Corner Column

Posted 2/23/23

East Texas is pretty well insulated from issues which can be at the center of discussions in other areas of the country. That is a positive thing. 

And then, on the rare occasion, the world of ‘wokeness’ intrudes.

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Corner Column


East Texas is pretty well insulated from issues which can be at the center of discussions in other areas of the country. That is a positive thing. 

It can be argued that the insulation is good and protects our lives and our families in the supportive and nurturing environment built by families, churches, schools and communities.   

And then, on the rare occasion, the world of ‘wokeness’ intrudes.

There was a moment like that last week. Preparing for a bi-annual doctor’s visit with the Veterans Administration (VA) clinic in Tyler, a call was received to confirm the appointment and preliminary patient information. 

By way of a disclaimer, the VA has served this veteran well, providing quality and timely care. The brand-new state-of-the-art clinic in Tyler is a busy place for the large veteran population East Texas. 

Anyone who has experience with the government understands how these preliminary phone calls work. One’s name, date of birth, ‘last four’ and other identifiable information is confirmed, to ensure that ‘you are who you say you are,’ and that the VA has the right guy or gal.

This, however, was different. After the first few questions confirming identification, the representative on the phone paused, took an audible breath and stated, “We have a few new questions which we must ask you in preparation for your appointment.”

Assent was given without any further thought.

Then it began (I am not making this up).

“What is your sexual orientation?”

In shock, I answered, “I am a man, heterosexual.”

“Are you active in your relationships?”

“I am married.”

At this point my brain kicked in and I took issue with what any of this information has to do with the Veterans Administration or my upcoming annual medical appointment. Only on my first cup of coffee, I did not yet have the normal full array of Navy language available to express myself, but was still able to strongly voice my displeasure at what was happening. 

The VA representative advised me, in a very empathetic tone, that they do not know why they are required to ask those questions, nor are they given any background or justification. They are just the messengers. 

The questions continued:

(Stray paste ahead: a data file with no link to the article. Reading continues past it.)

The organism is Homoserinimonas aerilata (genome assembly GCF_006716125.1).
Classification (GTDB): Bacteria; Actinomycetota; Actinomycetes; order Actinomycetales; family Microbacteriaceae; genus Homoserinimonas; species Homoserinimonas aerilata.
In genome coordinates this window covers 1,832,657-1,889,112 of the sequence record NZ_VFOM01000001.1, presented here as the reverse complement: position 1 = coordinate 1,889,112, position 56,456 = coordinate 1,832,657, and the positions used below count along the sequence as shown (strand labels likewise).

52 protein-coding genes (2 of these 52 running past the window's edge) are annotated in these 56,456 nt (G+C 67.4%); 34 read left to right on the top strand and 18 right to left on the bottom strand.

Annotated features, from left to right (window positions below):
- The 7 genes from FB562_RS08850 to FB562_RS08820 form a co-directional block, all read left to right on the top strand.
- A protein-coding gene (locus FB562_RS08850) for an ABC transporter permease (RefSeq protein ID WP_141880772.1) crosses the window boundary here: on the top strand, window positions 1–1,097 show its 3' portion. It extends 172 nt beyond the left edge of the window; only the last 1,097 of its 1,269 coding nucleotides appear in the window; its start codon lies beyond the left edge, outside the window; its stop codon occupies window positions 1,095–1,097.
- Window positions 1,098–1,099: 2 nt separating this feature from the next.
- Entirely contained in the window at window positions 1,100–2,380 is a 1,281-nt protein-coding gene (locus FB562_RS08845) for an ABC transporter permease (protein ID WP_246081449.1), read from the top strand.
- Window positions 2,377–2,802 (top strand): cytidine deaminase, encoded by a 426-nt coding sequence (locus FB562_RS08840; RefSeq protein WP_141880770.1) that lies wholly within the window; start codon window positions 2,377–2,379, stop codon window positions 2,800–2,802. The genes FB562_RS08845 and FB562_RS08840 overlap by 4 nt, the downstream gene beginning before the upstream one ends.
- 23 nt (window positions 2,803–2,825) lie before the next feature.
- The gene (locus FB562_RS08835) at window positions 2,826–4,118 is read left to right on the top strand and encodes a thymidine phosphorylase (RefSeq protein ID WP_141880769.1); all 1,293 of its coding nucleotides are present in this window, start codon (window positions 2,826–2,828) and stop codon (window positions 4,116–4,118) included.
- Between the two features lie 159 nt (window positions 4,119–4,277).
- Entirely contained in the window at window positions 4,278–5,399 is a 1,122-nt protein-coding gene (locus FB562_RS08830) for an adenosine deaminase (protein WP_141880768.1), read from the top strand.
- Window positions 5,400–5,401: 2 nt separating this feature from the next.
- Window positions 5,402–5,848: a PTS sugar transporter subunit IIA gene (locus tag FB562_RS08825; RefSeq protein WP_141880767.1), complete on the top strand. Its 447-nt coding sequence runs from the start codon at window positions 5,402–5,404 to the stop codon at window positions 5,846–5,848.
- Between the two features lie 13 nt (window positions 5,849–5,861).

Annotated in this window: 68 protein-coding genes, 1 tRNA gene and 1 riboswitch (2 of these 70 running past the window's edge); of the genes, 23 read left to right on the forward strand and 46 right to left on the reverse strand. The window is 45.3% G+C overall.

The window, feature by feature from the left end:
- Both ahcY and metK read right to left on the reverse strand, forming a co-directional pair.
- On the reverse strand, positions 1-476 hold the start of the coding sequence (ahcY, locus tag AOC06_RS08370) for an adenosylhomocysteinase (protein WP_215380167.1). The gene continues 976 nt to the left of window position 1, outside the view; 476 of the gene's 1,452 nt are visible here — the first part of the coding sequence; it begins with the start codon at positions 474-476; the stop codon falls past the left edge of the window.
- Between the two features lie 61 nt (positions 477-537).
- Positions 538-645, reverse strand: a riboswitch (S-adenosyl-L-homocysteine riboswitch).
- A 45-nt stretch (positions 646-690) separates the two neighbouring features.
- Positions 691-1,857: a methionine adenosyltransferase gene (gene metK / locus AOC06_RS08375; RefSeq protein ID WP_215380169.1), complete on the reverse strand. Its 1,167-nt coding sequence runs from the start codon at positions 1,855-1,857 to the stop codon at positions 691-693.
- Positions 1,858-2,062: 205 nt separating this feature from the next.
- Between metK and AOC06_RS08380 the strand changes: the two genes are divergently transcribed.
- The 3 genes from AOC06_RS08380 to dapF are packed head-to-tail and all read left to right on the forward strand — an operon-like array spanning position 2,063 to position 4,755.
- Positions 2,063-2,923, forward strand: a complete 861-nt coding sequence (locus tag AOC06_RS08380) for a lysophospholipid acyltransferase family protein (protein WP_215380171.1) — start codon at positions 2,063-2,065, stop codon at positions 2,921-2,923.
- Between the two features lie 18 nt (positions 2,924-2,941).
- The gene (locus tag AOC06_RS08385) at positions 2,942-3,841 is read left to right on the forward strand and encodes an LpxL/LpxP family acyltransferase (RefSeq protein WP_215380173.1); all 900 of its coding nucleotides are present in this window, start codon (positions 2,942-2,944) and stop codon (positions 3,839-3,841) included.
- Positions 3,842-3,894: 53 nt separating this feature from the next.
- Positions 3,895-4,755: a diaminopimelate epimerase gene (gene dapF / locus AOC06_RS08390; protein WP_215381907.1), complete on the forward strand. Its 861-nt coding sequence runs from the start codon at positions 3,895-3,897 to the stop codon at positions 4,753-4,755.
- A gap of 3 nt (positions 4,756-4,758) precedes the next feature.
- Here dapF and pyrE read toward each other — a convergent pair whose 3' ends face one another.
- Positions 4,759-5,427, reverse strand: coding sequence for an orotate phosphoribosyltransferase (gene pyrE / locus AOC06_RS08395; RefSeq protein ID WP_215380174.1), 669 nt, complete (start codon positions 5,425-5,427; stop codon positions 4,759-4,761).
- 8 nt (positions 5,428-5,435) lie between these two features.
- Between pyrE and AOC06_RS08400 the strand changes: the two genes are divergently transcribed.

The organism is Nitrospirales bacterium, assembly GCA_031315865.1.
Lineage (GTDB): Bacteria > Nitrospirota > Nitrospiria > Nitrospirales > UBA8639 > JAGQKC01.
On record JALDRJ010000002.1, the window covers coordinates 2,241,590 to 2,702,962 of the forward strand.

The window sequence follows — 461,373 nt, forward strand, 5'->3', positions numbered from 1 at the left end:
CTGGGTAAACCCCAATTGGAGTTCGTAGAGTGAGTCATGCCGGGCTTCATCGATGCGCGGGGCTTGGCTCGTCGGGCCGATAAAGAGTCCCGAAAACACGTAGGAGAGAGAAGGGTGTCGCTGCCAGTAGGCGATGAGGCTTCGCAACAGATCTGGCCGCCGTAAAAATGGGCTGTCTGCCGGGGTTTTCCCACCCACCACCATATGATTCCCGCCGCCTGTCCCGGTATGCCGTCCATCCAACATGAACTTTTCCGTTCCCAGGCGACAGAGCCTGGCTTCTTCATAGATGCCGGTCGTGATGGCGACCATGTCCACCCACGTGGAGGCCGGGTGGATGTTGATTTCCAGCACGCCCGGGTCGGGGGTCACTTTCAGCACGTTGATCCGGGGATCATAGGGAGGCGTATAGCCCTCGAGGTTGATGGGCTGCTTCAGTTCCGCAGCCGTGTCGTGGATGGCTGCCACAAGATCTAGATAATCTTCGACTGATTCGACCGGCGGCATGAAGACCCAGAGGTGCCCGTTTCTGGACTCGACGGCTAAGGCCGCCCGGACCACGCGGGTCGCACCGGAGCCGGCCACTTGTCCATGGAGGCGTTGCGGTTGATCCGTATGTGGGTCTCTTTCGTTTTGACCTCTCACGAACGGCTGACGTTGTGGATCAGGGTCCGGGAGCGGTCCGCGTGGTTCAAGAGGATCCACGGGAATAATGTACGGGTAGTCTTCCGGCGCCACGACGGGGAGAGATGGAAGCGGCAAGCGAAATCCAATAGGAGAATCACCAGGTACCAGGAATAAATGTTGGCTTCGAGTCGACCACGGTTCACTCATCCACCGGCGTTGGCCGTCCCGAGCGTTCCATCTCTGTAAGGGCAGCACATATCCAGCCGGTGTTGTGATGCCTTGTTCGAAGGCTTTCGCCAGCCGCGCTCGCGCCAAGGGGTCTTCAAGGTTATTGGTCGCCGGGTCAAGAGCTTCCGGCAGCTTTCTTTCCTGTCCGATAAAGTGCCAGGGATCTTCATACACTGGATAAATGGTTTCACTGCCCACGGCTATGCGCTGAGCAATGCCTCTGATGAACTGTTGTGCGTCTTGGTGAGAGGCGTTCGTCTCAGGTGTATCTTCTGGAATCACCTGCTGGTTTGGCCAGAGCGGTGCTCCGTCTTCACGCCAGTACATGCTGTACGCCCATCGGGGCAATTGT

“Are you presently in a relationship?”

“If so, have you had sexual relations within the past 12 months?”

“Are you under threat of sexual violence or in any way threatened by your relationships to force sexual activity?”

“Are you under threat of physical violence or in any way threatened by your relationships with physical violence?”

“Have you taken a flu shot in the past 12 months?”

And, lastly, and perhaps at the most important question: “Have you in your service ever been exposed to toxic materials while in the U.S. military to include radiation, asbestos, agent orange and burn pit exposure?” 

It is a loaded question. Practically everyone who has served in the U.S. military has had exposure to toxic materials in the course of their service. I answered honestly, “Of course, but no more than in the normal course of business.”

I found out that only “yes” or “no” answers were available as the representative declared that my answer would qualify as a “no.”  “That would be a ‘no’ then,” she stated exactly.

Now several days removed from that phone call, it was time to determine what all this meant.

If the front-loaded questions were designed to get one flustered and to more readily react “no” to the last question regarding toxic exposure – then it probably worked as designed. 

More likely, the question regarding toxic exposure was a data-gathering effort to understand better the scope of potential government liability under the recently enacted Sergeant First Class Heath Robinson Honoring our Promise to Address Comprehensive Toxics (PACT) Act. 

According to the VA, the PACT Act which was codified into law in 2022 will expand and extend eligibility for VA health care for veterans with toxic exposures and veterans of the Vietnam, Gulf War and post-9/11 eras; add 20+ more presumptive conditions for burn pits, Agent Orange and other toxic exposures; add more presumptive-exposure locations for Agent Orange and radiation; require VA to provide a toxic exposure screening to every veteran enrolled in VA health care; and help to improve research, staff education and treatment related to toxic exposures. 

It is a measure long overdue, and one which will go a long way in treating veterans suffering from toxic exposure.

Confident that there was rationale in the questions regarding toxic exposure, attention returned to the bureaucracy’s seeming infatuation with the sexual habits of our veterans. Most troubling is the use of the term orientation. 

Orientation is not a factual matter. By definition it is an aligning of something with respect to some guide. Had they asked, “What is your sex?” it would have been a factual exchange. 

The whole concept of introducing subjectivity into government care is troubling – as are the questions that followed, for they are not primary medical care questions (except for the flu shot query). 

However, since data is being gathered on these questions – as ridiculous as that might seem – the data will be used at some point down the road to make decisions about health care for our veterans. 

Those decisions, if based on the above questions, will not be based on fact, but on subjectivity and interpretations.  

It is to be considered that the VA has provided a ‘shot across our bow’ of the type of data-gathering and research which government bureaucracies will soon be using in other areas. Yes, in those very areas we cherish: families, churches, schools and communities. 

Let’s be forewarned.